Why should I use "Process.sleep/1" with a Live Form Component?

I’m currently learning LiveView with the really good Programming Phoenix Liveview book by Bruce A. Tate and Sophie DeBenedetto.

So now I’m in the chapter about file uploads. We used phx.gen.live to generate a catalog products CRUD then in the live modal FormComponent we add a feature to allow a picture upload when saving a new product or editing an existing one.

Apart from a consume_uploaded_entry/3 function that returns a path instead of a {:ok, path}, my code is working fine. I guess at the moment the book was being writed that function was a bit different. The book is still in beta version by the way.

There is hoever a bit of the code I don’t yet understand in ProductLive.FormComponent.

def update(%{product: product} = assigns, socket) do

    changeset = Catalog.change_product(product)

    Process.sleep(250) # This bit of code

    {:ok,
     socket
     |> assign(assigns)
     |> assign(:changeset, changeset)
     |> allow_upload(:image,
       accept: ~w(.jpg .jpeg .png),
       max_entries: 1,
       max_file_size: 9_000_000,
       auto_upload: true,
       progress: &handle_progress/3
     )}
  end

I suspect that Process.sleep(250) is for security reason but could someone please elaborate more on this for me ?

Thanks. ^^

I think it might just be to simulate the upload progress because working locally the upload is so quick.

I might be wrong though.

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Thanks for pointing me in that direction. You’re probably right because no matter how much I think about it, I don’t see any other reason. The only concern is that this delay is too short to really notice anything on the scale of human perception.

Also when I played around with increasing the delay to 5 seconds, all it does is delay the first render of the modal form for 5s. It’s a bit normal because the instruction was given in the update/2 function of a live component.

Also later in the book we used “:timer.sleep(1000)” at the top of the handle_progress/3 function to have time to see the progress of the upload.

I think I’ll report this as an error to the book publisher to see if anything ever comes of it.

Anyway thanks again.

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I don’t know if a moderator would be kind enough to edit the original question of this thread… I’d like to rephrase it as follows:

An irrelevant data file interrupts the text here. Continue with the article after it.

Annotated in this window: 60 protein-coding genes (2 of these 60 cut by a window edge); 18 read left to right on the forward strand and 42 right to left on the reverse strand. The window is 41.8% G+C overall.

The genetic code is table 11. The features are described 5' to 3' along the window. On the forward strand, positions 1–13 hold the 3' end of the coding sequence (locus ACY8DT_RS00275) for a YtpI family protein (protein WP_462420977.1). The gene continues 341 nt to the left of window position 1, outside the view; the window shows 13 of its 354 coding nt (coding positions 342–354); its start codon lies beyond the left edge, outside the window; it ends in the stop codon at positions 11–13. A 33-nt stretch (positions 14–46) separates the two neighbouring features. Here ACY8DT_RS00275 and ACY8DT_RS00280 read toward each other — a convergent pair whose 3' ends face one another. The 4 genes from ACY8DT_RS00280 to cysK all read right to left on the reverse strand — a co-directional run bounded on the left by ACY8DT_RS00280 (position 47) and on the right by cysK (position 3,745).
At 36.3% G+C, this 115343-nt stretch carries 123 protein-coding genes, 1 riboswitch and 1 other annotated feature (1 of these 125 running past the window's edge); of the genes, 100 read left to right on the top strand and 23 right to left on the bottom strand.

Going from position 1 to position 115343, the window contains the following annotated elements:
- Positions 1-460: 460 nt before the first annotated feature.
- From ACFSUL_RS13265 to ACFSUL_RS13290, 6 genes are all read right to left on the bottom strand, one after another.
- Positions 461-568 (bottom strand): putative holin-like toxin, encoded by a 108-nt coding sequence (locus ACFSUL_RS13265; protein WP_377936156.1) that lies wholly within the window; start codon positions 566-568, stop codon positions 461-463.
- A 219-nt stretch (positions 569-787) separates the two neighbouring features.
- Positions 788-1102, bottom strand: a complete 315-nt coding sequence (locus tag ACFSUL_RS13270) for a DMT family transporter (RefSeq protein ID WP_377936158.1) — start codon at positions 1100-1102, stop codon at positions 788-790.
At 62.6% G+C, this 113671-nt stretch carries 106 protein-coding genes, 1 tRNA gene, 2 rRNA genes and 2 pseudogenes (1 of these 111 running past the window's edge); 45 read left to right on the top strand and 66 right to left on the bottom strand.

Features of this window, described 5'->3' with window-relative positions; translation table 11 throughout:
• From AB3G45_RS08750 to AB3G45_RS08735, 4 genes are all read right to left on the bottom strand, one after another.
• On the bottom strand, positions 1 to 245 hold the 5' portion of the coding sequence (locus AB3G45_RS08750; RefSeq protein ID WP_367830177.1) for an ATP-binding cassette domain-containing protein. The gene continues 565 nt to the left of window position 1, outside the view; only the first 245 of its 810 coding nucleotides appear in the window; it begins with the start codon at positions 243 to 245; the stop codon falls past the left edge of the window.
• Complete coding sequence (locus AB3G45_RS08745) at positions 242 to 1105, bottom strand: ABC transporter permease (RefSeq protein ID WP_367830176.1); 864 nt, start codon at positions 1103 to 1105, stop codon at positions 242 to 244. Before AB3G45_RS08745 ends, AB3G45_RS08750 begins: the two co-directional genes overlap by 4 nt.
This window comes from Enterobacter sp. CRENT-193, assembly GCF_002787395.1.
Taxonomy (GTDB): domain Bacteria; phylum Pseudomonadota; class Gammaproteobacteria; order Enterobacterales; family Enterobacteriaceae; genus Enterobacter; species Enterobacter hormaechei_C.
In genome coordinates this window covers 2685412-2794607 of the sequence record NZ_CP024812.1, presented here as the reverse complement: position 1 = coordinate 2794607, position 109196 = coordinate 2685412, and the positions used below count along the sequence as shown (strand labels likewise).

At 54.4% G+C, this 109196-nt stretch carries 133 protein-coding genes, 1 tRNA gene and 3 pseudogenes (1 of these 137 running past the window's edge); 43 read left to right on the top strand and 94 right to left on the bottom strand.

Is there any reason to use Process.sleep/1 in the update/2 function of a live component when allowing file upload?

Please what do you think? (Maybe in better English?)

Thanks ^^

I was puzzled by the same thing and that was the first assumption I came to beyond that it’s just an oversight. As you point out it’s still in beta.

Either way, I’m really enjoying it.

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Another option, and the one I prefer over sleep, is to reduce the :chunk_size of your uploads to something really small, like 128 (bytes). By default we upload something like 8MB chunks so it’s definitely hard to see progress unless your uploads are massive.

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This is a really great solution because it fixes another problem I was facing.

To allow the user to cancel an upload in progress, as suggested here (Uploads — Phoenix LiveView v0.17.11), I noticed that when I use the solution of the timer, there are undesirable effects if the file is not very large. For example, I manage to press the cancel button, and the download stops but the page also freezes then I see sometimes an error in the console like:

[error] GenServer #PID<0.648.0> terminating
** (stop) exited in: GenServer.call(#PID<0.654.0>, :consume_start, :infinity)
** (EXIT) no process: the process is not alive or there’s no process currently associated with the given name, possibly because its application isn’t started
(elixir 1.13.4) lib/gen_server.ex:1030: GenServer.call/3
(phoenix_live_view 0.17.11) lib/phoenix_live_view/upload_channel.ex:15: Phoenix.LiveView.UploadChannel.consume/3

It’s as if the file has already finished downloading before the arrival of the instruction to stop, which happens anyway precisely because of the timer.

With your new suggestion that I just tested, everything is working well as expected. Thank you so much! ^^

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